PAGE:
5 Documents Needed to Apply for Social Security Retirement BenefitsUpdated July 2, 2020 Retirement
As you near retirement age, you may be planning to apply for your Social Security retirement benefits. While your retirement savings may make up the bulk of your post-retirement income as the result of many years of both financial planning and investing, your Social Security income can be an important supplement.
According to the Social Security Administration, it’s a good idea to start the application process about four months before your intended retirement date. Keep reading for information on all the documents you need to collect and have at your disposal when you get ready to apply for your Social Security retirement benefits.
5 Documents Needed to Apply for Retirement
Every situation is unique, but there are a few standard documents you can expect to provide as part of the Social Security benefits application process.
- Original birth certificate or certified copy
- Original Social Security card or record of Social Security number
- Proof of U.S. citizenship or lawful alien status if you were born outside of the United States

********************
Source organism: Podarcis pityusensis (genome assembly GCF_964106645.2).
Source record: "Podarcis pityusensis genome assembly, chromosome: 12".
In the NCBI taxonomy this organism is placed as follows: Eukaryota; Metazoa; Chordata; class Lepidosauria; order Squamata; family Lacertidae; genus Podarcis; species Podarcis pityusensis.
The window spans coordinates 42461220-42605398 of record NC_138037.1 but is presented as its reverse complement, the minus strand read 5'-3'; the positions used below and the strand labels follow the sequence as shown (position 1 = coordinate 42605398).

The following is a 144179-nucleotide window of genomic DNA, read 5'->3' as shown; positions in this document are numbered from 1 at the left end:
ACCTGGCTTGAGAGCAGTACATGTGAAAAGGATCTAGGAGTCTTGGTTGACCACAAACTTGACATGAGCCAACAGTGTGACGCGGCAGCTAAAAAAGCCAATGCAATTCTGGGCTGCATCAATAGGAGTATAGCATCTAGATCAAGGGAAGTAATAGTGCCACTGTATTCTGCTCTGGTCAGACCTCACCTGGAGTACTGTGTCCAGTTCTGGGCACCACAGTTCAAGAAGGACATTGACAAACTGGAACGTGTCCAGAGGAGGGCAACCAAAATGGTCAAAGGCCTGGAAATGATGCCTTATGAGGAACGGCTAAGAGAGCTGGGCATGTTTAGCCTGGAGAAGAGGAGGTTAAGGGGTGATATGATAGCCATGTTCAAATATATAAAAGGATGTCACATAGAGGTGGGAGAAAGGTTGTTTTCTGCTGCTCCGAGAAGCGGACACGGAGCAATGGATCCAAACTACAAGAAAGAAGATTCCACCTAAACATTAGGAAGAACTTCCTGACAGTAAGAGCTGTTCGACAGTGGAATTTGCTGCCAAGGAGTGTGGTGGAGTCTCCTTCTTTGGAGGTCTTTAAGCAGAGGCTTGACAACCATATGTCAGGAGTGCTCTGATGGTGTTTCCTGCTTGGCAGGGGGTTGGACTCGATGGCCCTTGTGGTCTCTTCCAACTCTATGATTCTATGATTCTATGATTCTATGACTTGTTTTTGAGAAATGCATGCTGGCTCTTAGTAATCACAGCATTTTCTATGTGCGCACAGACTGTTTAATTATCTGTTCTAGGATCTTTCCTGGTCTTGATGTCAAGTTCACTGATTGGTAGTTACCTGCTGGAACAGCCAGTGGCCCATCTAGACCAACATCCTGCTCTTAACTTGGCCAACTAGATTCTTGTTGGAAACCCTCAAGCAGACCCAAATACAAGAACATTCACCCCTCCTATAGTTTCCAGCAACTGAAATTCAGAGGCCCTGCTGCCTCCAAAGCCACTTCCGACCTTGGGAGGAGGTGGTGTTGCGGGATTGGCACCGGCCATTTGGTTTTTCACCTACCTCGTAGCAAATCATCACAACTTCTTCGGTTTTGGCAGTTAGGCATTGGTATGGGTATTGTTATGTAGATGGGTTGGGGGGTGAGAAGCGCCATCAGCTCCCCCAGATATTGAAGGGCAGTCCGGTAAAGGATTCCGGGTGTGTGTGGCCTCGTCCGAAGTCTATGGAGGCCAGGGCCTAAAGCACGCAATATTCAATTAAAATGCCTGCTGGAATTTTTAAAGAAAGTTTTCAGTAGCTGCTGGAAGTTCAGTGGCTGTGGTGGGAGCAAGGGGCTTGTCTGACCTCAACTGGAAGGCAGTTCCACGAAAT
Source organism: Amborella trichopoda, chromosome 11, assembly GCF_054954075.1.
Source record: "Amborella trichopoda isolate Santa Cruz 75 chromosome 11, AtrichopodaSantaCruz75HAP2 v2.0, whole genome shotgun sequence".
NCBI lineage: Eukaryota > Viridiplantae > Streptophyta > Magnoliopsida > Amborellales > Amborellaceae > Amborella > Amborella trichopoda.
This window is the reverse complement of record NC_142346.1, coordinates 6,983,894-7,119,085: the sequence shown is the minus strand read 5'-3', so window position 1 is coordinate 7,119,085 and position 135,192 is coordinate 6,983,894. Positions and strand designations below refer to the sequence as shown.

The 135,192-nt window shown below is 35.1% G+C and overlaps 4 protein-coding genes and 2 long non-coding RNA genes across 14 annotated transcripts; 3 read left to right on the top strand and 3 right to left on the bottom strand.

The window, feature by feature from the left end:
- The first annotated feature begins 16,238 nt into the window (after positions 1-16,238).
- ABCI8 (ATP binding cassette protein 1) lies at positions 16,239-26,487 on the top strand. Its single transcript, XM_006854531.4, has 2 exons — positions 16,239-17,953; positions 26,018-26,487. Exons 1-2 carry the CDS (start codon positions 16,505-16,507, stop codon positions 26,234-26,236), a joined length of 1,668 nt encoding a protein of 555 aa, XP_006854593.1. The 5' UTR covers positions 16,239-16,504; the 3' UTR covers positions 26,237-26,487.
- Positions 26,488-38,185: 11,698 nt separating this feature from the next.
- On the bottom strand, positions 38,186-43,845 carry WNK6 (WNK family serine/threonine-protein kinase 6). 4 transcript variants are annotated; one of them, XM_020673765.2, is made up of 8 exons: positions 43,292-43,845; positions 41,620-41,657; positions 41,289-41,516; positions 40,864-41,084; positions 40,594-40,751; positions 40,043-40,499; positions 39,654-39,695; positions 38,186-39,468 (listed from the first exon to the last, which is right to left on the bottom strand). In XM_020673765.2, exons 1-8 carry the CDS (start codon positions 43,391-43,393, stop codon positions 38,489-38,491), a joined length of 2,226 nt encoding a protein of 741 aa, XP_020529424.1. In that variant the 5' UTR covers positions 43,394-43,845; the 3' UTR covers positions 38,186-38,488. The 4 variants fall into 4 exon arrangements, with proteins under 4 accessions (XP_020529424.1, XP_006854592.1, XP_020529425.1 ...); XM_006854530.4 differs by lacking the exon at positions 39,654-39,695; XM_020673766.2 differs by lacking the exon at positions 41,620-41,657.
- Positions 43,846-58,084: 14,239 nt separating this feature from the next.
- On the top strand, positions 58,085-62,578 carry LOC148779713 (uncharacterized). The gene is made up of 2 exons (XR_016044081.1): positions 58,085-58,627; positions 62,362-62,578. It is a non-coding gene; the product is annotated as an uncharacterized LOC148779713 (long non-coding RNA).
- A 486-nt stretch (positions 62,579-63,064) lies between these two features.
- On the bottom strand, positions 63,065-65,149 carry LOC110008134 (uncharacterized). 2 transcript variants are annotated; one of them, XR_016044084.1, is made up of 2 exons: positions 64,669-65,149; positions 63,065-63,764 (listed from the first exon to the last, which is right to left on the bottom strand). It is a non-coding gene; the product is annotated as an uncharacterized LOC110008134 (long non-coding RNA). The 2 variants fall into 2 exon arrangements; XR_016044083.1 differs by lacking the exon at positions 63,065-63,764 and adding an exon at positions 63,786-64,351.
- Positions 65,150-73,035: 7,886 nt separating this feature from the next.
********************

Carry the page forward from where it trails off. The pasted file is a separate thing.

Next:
- A copy of your W-2 form or self-employment tax return if applicable
- A copy of military service papers if applicable and you served before 1968
When it’s time for retirement, you want to make sure you have access to all the income and benefits that you’re due, so that you can relax and enjoy your retirement years after being a valued member of the workforce. While it may not compose the bulk of your retirement income, your Social Security income can be a nice complement to the retirement savings you’ve likely worked years to accrue, so you don’t want to miss out on them.
In fact, according to the Social Security Administration, Social Security is “our nation's most effective poverty prevention program; its retirement, disability, and survivor benefits keep 21 million Americans out of poverty, including 14 million seniors." Nine out of 10 people age 65 and older receive Social Security benefits, and for many, those benefits make up around 33 percent of their total retirement income. So, it literally pays to make sure you apply for your benefits – including submitting all the right information.
The documents outlined here will be necessary for the application process, so if you’re preparing to apply for Social Security retirement benefits, it’s a good idea to go ahead and start gathering the documents you’ll need. We’ll walk you through all the pertinent documents you should begin to assemble.
Which Form Do I Need to Apply for Retirement?